The View from Writers Roost
Jan 23, 2014 | 7720 views | 0 0 comments | 17 17 recommendations | email to a friend | print
OUR 2013 Thanksgiving was a bit different. Since Life Mate and I were eating alone, we decided traditionalism needn’t apply.

In our joint shopping excursion for the Turkey Day meal, we sought the proper menu for this daring departure from the confines of “we always did it that way.” And, since Life Mate was in the final stages of recuperation from some supposedly minor surgery, it was decided that I would man the grill for the “giving-thanks-dining.”

We picked kabobs, something I’ve never attempted on the grill, but with gentle guidance, it turned out just fine.

And, by not messing with poultry, I didn’t have the worries my hero and friend Leon Hale referred to once. Leon, the outstanding nonagenarian columnist for the Houston Chronicle, was in a bachelorhood period at the time, and wrote about cooking a chicken and referred to boiling it until its “britches legs” rolled up. Meaning, of course, that he cooked the chicken until the skin on the legs shriveled.

MOTHER WAS rarely a turkey cook/roaster on Thanksgiving, but instead opted for what she’d grown up with on the farm — a steady supply of chickens. So, a fat hen was usually the main course of her “turkey” day meal, partially submerged in a giant pan of her absolutely magnificent cornbread dressing.

My mother-in-law and father-in-law were both traditionalists and each had their own methods and “secrets” in preparation of a holiday meal. Each of them cooked special occasion meals for us and I couldn’t hope to approach either my mom or Life Mate’s folks when it comes to cooking. Nor Julie either for that matter.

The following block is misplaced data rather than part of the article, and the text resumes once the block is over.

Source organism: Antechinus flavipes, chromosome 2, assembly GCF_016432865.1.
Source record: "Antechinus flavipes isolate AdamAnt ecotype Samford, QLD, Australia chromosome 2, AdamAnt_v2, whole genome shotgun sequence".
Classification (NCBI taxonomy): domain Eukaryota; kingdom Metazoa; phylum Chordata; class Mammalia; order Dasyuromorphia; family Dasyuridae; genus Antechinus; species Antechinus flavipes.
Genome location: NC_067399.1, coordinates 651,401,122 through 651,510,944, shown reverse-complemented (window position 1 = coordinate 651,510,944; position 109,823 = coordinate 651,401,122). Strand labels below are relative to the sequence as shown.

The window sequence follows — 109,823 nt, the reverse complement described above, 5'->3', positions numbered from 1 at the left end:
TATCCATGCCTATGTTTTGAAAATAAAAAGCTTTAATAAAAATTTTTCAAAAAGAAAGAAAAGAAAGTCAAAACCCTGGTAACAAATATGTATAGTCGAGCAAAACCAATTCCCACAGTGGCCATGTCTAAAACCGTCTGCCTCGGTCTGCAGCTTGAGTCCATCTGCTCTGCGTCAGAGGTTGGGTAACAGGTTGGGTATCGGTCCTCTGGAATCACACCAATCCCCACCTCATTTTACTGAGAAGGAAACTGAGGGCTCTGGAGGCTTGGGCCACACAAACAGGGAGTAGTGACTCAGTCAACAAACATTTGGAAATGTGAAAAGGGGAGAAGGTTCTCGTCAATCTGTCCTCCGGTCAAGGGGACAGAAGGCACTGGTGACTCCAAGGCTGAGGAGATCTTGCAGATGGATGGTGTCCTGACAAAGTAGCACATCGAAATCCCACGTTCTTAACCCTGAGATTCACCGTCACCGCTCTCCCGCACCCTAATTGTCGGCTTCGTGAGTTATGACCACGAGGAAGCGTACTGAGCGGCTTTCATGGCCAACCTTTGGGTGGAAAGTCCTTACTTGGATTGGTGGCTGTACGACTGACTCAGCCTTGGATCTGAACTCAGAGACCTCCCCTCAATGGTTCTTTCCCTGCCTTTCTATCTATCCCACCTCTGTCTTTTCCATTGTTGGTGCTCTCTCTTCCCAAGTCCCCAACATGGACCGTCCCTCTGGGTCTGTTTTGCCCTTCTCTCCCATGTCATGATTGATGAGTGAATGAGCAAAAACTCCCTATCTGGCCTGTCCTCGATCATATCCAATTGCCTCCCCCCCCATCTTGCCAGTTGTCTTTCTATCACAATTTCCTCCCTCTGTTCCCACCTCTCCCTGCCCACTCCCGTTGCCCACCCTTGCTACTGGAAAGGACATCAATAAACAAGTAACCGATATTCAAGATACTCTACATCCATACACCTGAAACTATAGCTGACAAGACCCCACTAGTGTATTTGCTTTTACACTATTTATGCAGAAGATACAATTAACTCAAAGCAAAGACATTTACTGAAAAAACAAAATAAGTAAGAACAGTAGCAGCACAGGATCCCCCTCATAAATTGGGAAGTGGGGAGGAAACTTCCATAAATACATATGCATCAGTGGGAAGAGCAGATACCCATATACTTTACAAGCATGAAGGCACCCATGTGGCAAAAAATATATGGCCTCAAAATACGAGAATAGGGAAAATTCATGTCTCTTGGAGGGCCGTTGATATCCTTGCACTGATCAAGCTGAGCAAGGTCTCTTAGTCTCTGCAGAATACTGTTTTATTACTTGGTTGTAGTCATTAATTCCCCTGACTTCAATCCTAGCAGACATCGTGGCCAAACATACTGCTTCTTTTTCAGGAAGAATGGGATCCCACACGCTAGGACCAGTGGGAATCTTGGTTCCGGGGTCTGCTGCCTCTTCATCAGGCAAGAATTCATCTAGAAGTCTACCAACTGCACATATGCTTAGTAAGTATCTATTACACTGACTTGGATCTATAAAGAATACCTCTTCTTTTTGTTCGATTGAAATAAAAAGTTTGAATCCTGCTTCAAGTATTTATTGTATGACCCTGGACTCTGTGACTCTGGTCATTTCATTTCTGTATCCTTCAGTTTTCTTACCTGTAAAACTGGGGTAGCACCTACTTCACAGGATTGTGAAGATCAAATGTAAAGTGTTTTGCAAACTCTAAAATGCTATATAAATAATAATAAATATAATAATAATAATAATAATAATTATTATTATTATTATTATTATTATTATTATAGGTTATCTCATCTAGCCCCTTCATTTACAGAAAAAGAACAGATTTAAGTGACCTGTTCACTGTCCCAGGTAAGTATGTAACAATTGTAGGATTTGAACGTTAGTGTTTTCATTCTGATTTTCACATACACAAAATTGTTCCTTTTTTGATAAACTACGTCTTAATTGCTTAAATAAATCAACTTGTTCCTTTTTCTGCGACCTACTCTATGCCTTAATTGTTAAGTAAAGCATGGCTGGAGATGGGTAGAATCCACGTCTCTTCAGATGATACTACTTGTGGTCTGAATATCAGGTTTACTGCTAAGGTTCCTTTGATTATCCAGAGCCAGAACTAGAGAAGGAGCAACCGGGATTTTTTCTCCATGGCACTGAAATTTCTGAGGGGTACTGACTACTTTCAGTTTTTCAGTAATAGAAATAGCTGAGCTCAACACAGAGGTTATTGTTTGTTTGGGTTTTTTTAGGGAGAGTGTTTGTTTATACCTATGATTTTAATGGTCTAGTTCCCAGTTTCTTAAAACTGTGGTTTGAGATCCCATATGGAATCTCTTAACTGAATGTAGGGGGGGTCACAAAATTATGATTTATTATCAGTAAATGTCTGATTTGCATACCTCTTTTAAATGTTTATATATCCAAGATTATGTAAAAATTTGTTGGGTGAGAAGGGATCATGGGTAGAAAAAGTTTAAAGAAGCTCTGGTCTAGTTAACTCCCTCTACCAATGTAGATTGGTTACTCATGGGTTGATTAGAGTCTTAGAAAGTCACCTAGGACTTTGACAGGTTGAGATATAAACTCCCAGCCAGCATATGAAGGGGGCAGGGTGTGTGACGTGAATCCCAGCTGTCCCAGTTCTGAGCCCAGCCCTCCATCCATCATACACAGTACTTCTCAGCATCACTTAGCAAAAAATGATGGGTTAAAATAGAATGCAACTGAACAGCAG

But, I hold my own fairly well when it comes to cooking breakfast or grilling. Steaks, pork chops, chicken, burgers, sausage. No prob. Or at least no complaints. But, then diners at home rarely gripe about the cook because that might mean they get to assume the chores on a regular basis.

I’VE NEVER been a fancier of poultry legs (notice I said poultry) because Mom spoiled me from the beginning and allowed me, as the oldest child, the choice of chicken pieces. Right away I became a white mean fancier if not a gourmet expert. However, I usually got the breast, and the next child’s pick might be what was termed in the Webb farm country household at the “pully-bone,” or wishbone as it’s familiarly known in more (ahem) upscale homes. The leg was always third choice in our house.

Of course, getting first pick brought familial broadsides from three younger brothers: “spoiled,” or “pet,” or “it ain’t fair.” After all, I was the eldest, first-born, and delivered on Mother’s Day. Yeah, it probably wasn’t fair. They didn’t stand a chance. (Don’t tell my brothers I said that).

But, back to the Thanksgiving experience.

Some “grilling purists” might groan when I mention my propane-fueled grill. My answer to that is that the “contained” grilling area plus the grill itself are seasoned by the aromas and flavors of scores of outings of all of the earlier referenced meat choices.

Plus, with cooking the kabobs there is always the little extra consideration of observing the various veggies skewered with the meat.

NATURALLY, THAT adds considerable flavor variety to the holiday repast, always desirable but especially so for an observance such as Thanksgiving.

I couldn’t veer away from traditionalism for Christmas though. As a matter of fact, the thought of firing up the grill for that day is disturbing. You couldn’t even enjoy opening gifts (ahem, ahem) with that duty hanging heavily upon your shoulders.

But, I defied conventional wisdom on Turkey Day and ate my own cooking, including some vegetables on the kabob that are contrary to my digestive regimen. After all, 55 years of sweating the continuous pressure of deadlines haven’t helped my stomach.

Sure enough, not long after my head hit the pillow, a bell pepper reminded my tummy that even though I love that green veggie, it’s not a good idea to indulge.

Oh, well, it gave Life Mate a rest from the kitchen.

Willis Webb is a retired community newspaper editor-publisher of more than 50 years experience. He can be reached by email at
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